6 Reasons Why Awesome Parents Bring Kids Outdoors
Nothing beats exploring the outdoors when you’re young and free, but it certainly doesn’t mean putting away your gears as soon as the baby shows up. In fact, introducing a kid to the outdoors opens up a whole new chapter of challenges and adventures for the entire family.
If you’re still not convinced, let me give you a few compelling reasons why allowing your little ones to explore the outdoors makes you an awesome parent.
You reduce the number of gadget-hooked kids.
Are you guilty of letting iPads and tablets babysit your children to get the chores done? We probably all are.
In a Southeast Asian study conducted by The Asian Parent, 98% of the participants’ children between 3 and 8 years used mobile devices for both educational and entertainment purposes. 99% of these were done at home, and about 41% spent more than an hour on these devices.
Regularly bringing kids outdoors allows them to find other sources of entertainment especially in this age of gadgets and technology.
You let them see the world beyond books and TV.
Nature is beautiful but, unfortunately, most of us only get to see them in the books and television ads. Why not do something awesome and let them not only see but also touch, feel, hear, or even taste (only what’s edible, of course!) those things?
Stills and photos may look breathtaking, but they are even more so in person. Life, and the world, are meant to be experienced. Why would you deprive them of that?
You teach them to appreciate nature.
If you’re constantly on TV or social media, chances are you’ve already heard about what happened to Mt. Apo and Mt. Kanlaon. It’s a sad plight for these natural beauties, but it’s hard to be concerned and even take notice if you have no appreciation even for the tiniest things around you.
Constantly bringing your kids outdoors will eventually teach them not just to appreciate but also to care for nature. They will soon become very conscious of where they throw their trash and even of the little things that they can do to help take care of Mother Earth.
You start them off on a healthy lifestyle.
Obesity is a pressing problem for many first-world countries all over the world. Many US schools have already “added” physical activities into the students’ daily routines, but it is actually the lack of outside play that is causing them to become less active.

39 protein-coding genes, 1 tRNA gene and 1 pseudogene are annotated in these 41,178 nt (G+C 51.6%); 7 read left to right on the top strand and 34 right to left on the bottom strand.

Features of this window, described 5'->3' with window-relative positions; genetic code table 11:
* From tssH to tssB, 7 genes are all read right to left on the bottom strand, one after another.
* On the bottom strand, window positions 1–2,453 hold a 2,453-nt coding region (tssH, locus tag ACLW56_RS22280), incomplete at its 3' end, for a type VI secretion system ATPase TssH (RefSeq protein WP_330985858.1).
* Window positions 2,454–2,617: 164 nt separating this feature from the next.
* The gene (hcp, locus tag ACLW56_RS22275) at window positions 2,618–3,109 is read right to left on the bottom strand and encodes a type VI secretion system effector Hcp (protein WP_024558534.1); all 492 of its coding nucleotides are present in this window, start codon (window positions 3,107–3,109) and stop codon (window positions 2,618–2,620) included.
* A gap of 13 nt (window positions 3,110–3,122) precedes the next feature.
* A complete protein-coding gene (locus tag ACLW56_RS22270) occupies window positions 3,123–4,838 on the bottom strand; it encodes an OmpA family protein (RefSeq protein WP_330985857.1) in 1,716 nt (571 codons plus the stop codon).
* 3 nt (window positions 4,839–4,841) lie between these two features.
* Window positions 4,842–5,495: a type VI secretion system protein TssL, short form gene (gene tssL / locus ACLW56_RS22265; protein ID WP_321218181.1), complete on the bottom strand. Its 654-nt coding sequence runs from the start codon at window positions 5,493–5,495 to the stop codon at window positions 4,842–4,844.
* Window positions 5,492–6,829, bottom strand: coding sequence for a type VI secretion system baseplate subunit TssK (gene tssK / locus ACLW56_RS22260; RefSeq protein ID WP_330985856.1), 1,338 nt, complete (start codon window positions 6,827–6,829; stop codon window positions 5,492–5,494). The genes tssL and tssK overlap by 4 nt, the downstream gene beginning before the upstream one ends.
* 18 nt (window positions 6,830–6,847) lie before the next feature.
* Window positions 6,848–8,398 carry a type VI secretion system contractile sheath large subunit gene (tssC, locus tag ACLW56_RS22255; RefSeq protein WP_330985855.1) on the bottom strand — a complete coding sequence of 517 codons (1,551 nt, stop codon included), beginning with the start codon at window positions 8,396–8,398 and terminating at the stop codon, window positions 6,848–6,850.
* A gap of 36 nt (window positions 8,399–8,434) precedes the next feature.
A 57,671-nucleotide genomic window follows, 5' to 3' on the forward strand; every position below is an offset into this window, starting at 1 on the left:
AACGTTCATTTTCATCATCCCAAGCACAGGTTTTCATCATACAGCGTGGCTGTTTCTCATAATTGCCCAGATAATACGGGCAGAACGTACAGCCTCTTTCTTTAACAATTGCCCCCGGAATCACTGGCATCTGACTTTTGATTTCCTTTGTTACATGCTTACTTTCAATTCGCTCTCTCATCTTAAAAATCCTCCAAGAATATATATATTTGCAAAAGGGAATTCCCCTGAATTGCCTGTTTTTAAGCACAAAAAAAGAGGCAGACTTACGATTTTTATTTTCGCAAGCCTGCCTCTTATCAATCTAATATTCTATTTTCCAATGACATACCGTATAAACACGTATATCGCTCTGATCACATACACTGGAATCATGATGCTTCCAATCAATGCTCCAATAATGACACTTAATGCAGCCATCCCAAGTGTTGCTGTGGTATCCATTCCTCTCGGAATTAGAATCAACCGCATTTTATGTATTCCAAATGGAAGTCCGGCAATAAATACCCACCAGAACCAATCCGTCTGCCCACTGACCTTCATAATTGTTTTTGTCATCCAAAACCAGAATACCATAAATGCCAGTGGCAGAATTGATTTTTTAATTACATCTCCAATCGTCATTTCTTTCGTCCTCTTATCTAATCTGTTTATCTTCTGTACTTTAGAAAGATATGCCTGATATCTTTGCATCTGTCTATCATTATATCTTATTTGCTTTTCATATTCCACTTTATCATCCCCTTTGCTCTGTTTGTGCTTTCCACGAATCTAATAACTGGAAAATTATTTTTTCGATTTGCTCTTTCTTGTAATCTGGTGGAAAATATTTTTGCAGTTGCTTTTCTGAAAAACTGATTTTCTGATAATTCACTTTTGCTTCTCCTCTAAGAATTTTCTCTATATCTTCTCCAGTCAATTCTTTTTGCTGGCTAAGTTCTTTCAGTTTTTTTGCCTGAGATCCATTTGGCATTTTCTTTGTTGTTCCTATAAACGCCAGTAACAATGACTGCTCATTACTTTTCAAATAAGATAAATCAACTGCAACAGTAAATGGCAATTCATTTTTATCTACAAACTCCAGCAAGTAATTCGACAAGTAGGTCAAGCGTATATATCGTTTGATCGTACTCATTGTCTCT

While a lot of these schools have turned their classrooms into mini gyms, why not bring the kids outside instead? The outdoors will force them to move around and explore, and it will also provide them a breath of fresh air and a break from all the pollution that city life brings.
You learn to calculate risks twice as fast.
While it’s great to plan things out, life doesn’t really require you to look that far ahead. As in climbing mountains, you only need to make sure that you can see at least two steps ahead to make sure that you and the people around you aren’t in grave danger.
As parents, you cannot be around to protect your child at all times, but you can teach them to look after themselves instead. The outdoors will always pose a risk, but it will also provide a great learning experience. After all, your kids will never know it is dangerous to climb high up a tree unless they fall. And, they will never know how to climb that tree safely unless they start doing it themselves.
You force everyone to be flexible and resilient.
Up’s Russell once said, “The wilderness isn’t quite what I expected, it’s WILD.”
Fitting and true because the truth is that nature has some pretty nasty and unexpected things that all we can really do is look after ourselves. Bringing your kids outdoors, whether on a short hike or a camping trip, will teach them that the world isn’t comfortable and that we all need to find ways to adapt to the changes.
In this world of media-loving kids, pulling them away from gadgets and technology can be a major challenge. However, awesome parents know that setting aside time to get everyone to be one with nature can also be very beneficial to one’s overall well-being.